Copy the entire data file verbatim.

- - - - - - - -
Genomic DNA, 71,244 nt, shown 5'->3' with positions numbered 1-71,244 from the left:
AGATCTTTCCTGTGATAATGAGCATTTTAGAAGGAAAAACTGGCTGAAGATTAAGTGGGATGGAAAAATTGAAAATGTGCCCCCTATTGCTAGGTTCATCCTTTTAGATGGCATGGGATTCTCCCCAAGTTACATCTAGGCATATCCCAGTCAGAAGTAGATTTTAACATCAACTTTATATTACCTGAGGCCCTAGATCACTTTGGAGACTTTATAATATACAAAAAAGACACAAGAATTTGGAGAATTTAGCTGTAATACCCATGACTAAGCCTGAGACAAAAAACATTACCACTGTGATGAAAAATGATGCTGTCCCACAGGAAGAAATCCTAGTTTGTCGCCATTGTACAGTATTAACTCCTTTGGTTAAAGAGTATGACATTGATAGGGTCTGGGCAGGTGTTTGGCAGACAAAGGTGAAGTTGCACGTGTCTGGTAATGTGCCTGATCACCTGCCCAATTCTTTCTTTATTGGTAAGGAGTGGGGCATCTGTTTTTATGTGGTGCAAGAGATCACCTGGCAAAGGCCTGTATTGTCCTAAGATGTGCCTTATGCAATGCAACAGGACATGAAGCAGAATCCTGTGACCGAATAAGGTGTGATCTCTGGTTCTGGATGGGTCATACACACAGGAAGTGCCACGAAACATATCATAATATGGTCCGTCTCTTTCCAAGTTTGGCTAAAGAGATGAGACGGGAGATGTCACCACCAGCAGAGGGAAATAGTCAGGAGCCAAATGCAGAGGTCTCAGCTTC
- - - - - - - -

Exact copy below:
Genomic DNA, 71,244 nt, shown 5'->3' with positions numbered 1-71,244 from the left:
AGATCTTTCCTGTGATAATGAGCATTTTAGAAGGAAAAACTGGCTGAAGATTAAGTGGGATGGAAAAATTGAAAATGTGCCCCCTATTGCTAGGTTCATCCTTTTAGATGGCATGGGATTCTCCCCAAGTTACATCTAGGCATATCCCAGTCAGAAGTAGATTTTAACATCAACTTTATATTACCTGAGGCCCTAGATCACTTTGGAGACTTTATAATATACAAAAAAGACACAAGAATTTGGAGAATTTAGCTGTAATACCCATGACTAAGCCTGAGACAAAAAACATTACCACTGTGATGAAAAATGATGCTGTCCCACAGGAAGAAATCCTAGTTTGTCGCCATTGTACAGTATTAACTCCTTTGGTTAAAGAGTATGACATTGATAGGGTCTGGGCAGGTGTTTGGCAGACAAAGGTGAAGTTGCACGTGTCTGGTAATGTGCCTGATCACCTGCCCAATTCTTTCTTTATTGGTAAGGAGTGGGGCATCTGTTTTTATGTGGTGCAAGAGATCACCTGGCAAAGGCCTGTATTGTCCTAAGATGTGCCTTATGCAATGCAACAGGACATGAAGCAGAATCCTGTGACCGAATAAGGTGTGATCTCTGGTTCTGGATGGGTCATACACACAGGAAGTGCCACGAAACATATCATAATATGGTCCGTCTCTTTCCAAGTTTGGCTAAAGAGATGAGACGGGAGATGTCACCACCAGCAGAGGGAAATAGTCAGGAGCCAAATGCAGAGGTCTCAGCTTC